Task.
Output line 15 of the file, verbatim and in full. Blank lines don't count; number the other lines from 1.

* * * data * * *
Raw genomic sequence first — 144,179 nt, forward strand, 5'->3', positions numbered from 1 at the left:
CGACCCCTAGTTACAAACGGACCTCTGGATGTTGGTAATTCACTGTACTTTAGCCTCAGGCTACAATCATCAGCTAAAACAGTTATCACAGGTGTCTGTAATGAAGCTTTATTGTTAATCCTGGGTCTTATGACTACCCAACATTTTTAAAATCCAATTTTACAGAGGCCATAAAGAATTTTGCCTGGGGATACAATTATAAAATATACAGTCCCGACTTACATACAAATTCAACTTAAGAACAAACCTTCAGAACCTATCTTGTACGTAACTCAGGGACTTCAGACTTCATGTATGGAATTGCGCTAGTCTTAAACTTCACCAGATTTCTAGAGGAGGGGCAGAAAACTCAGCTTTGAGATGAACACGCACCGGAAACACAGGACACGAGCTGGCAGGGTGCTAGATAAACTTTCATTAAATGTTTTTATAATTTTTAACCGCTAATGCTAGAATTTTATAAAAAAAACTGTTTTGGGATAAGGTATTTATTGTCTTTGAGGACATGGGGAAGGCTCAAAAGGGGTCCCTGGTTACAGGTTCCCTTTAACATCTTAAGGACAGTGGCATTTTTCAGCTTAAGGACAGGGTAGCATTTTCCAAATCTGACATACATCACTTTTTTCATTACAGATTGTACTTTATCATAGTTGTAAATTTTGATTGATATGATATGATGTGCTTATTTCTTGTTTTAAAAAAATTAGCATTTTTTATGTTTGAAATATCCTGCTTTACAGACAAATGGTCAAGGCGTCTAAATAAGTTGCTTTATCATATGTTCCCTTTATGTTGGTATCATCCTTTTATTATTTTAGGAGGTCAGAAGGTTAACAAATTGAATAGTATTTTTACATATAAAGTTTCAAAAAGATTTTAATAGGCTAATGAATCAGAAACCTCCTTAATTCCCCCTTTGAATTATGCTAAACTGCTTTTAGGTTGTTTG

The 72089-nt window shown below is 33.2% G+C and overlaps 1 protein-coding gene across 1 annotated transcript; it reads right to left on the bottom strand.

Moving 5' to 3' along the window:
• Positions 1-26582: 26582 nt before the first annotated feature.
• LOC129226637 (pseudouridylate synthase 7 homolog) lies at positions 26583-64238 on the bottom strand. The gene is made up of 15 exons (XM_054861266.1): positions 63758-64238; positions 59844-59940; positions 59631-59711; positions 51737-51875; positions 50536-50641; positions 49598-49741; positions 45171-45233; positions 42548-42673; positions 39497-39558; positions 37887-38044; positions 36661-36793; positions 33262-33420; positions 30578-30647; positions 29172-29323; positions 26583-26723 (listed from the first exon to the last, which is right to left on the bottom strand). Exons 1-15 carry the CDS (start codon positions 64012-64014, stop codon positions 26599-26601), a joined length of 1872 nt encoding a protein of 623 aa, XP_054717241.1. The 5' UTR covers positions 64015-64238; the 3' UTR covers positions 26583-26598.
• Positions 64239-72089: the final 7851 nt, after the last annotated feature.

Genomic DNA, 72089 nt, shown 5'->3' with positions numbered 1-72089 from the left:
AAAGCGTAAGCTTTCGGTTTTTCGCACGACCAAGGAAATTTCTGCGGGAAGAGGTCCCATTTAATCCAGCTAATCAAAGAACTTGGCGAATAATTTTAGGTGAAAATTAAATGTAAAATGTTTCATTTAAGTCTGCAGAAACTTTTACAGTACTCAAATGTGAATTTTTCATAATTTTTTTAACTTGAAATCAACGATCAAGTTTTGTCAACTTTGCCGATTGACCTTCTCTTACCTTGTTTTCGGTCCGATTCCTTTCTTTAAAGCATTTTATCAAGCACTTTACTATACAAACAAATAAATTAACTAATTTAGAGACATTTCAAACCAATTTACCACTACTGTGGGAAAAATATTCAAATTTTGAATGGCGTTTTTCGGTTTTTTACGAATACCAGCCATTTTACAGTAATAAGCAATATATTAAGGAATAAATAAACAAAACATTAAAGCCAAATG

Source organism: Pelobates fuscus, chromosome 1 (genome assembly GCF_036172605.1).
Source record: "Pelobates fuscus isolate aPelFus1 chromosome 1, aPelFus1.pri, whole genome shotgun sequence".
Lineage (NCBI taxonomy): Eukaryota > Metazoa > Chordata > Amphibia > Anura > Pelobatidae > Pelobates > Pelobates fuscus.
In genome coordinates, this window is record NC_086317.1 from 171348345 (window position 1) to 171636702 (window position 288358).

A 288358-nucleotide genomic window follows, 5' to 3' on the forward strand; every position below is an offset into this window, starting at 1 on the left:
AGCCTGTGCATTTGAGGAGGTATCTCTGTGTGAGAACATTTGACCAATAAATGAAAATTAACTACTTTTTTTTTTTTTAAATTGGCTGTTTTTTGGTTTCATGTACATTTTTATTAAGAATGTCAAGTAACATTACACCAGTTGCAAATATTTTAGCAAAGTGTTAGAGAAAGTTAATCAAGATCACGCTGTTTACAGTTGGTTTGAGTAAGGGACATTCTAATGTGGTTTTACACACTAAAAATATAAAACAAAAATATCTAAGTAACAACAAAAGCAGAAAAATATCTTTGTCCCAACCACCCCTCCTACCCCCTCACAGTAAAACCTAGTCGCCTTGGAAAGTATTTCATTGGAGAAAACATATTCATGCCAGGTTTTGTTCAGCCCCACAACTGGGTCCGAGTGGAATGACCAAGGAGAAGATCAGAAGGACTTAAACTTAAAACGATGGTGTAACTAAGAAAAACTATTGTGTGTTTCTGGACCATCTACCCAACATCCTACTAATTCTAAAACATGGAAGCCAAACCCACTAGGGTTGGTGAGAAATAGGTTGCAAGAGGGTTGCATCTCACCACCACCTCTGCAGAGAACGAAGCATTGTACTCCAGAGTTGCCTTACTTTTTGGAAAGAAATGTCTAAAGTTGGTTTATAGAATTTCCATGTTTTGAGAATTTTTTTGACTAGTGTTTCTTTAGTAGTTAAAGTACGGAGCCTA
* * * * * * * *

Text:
AGCCTGTGCATTTGAGGAGGTATCTCTGTGTGAGAACATTTGACCAATAAATGAAAATTAACTACTTTTTTTTTTTTTAAATTGGCTGTTTTTTGGTTTCATGTACATTTTTATTAAGAATGTCAAGTAACATTACACCAGTTGCAAATATTTTAGCAAAGTGTTAGAGAAAGTTAATCAAGATCACGCTGTTTACAGTTGGTTTGAGTAAGGGACATTCTAATGTGGTTTTACACACTAAAAATATAAAACAAAAATATCTAAGTAACAACAAAAGCAGAAAAATATCTTTGTCCCAACCACCCCTCCTACCCCCTCACAGTAAAACCTAGTCGCCTTGGAAAGTATTTCATTGGAGAAAACATATTCATGCCAGGTTTTGTTCAGCCCCACAACTGGGTCCGAGTGGAATGACCAAGGAGAAGATCAGAAGGACTTAAACTTAAAACGATGGTGTAACTAAGAAAAACTATTGTGTGTTTCTGGACCATCTACCCAACATCCTACTAATTCTAAAACATGGAAGCCAAACCCACTAGGGTTGGTGAGAAATAGGTTGCAAGAGGGTTGCATCTCACCACCACCTCTGCAGAGAACGAAGCATTGTACTCCAGAGTTGCCTTACTTTTTGGAAAGAAATGTCTAAAGTTGGTTTATAGAATTTCCATGTTTTGAGAATTTTTTTGACTAGTGTTTCTTTAGTAGTTAAAGTACGGAGCCTA